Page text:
The first University Research Day held in-person since 2019 was a resounding success, based on the crowds at the Pryzbyla Center and at presentations across campus throughout the day.
With 184 presentations to choose from, plus live performances from students from the Benjamin T. Rome School of Music, Drama, and Art, and six food trucks, there was a lot to see.
The day kicked off with a welcome and short presentation by Provost Aaron Dominguez, followed by a keynote address. Huei Bui, assistant professor of electrical engineering and computer science, and principal investigator of the Advanced Computing Laboratory, demystified DNA computing in “Progress in Bringing DNA Computers to Life.”
Students and faculty then fanned out across campus to listen to oral presentations in the morning before gathering at the Pryzbyla Center for lunch from the on-campus food trucks, and music and drama performances.
Emma Hanks, a sophomore music major from Brooklyn, stopped to talk for a few minutes before she and fellow students performed a preview of the musical comedy, “The Wedding Singer,” a CenterStage Theatre Company production that will open April 28 at the Pryzbyla Center.
When asked about participating in University Research Day, she said, “I’m really excited about today. A preview is always exciting, plus getting academic attention as an arts major” is meaningful. She noted that her major includes rigorous academic coursework in addition to performances.
Nadja Tomaszewski, also a sophomore theater major, added that University Research Day is a day of exploration. “This is a place to try, to explore. Today we are all artists, to bring something big and beautiful to the world.”
As their performance wrapped up, students poured into the Pryzbyla Center Great Room where more than 100 poster presentations covering a wide range of research were set up. Students and faculty explained their work and answered questions in the crowded room for more than two hours.
Hadeel Alqasiri, a doctoral candidate in engineering, discussed the app she is developing that calibrates microscopes through a step-by-step process, while down the row from her, Sydney Blasi, a senior psychology student, discussed her work assessing why “emerging adults” take risks.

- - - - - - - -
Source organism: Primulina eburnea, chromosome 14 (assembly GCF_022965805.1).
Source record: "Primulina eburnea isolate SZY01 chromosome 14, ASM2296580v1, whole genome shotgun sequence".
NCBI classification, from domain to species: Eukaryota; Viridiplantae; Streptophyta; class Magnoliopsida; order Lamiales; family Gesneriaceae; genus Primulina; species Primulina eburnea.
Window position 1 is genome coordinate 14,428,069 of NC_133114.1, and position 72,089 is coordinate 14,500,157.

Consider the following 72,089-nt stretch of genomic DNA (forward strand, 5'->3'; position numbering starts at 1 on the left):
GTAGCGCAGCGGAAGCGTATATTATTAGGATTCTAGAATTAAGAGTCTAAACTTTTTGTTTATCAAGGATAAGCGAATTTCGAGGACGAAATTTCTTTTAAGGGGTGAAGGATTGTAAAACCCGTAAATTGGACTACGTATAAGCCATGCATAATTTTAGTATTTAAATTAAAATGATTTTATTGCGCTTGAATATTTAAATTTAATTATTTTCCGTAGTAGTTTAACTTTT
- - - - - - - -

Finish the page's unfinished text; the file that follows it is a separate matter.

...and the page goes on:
Engineering student Gustavo Cestero and his colleagues held up a laptop to engage passers-by with facial recognition software the team had developed that works with face masks and across diverse populations.
Cestero said the software application is for attendance taking. “When a person walks in and looks at the webcam, their information is integrated into an attendance sheet. The name and time of arrival are fed into a CSV file that can be downloaded.”
A hallmark of the research was practical application. Social work Ph.D. candidate Katharine Carter analyzed a national database of more than 6,500 students, finding correlations between depression and anxiety in adolescents and three academic markers: completing assignments, GPA, and focus in school.
“We can use academic behavior to predict mental health problems. I hope that this informs policies and programs so students are flagged for mental health services,” she said.
Kat Kaderabek and Melina Skinner, seniors studying architecture, walked through an adaptive reuse project they designed, the Shaw Health Oasis Urban Rest Stop (SHOURS). A community survey identified a need for services for persons experiencing homelessness. Their innovative building design includes showers, restrooms, a clothing boutique, and more services — all in an environmentally sustainable, net-positive building. The design has been submitted for the American Institute of Architects COTE Top 10 for Students competition.
The day concluded with an awards ceremony in Heritage Hall for the top poster and oral presentations for undergraduates and master’s and doctoral candidates.
Dominguez also announced three special awards.
George Nehmetallah, assistant professor of electrical and computer science engineering, received the Provost Award for Achievement in Research. Joel Alicea, assistant professor of law and director of the Project on Constitutional Originalism and the Catholic Intellectual Tradition, received the Young Faculty Scholar’s Award.
The Phi Beta Kappa First Experience Essay Prize went to Sarah Abood, a sophomore nursing student in the Honors Program, for her essay, “Child Language Development: The Effects of Low Socioeconomic Status and Interventions that Narrow the Gap.”
Her essay will be published in the undergraduate research journal Inventio, which was one of several campus, research-related organizations that had display tables at the Pryzbyla Center for University Research Day.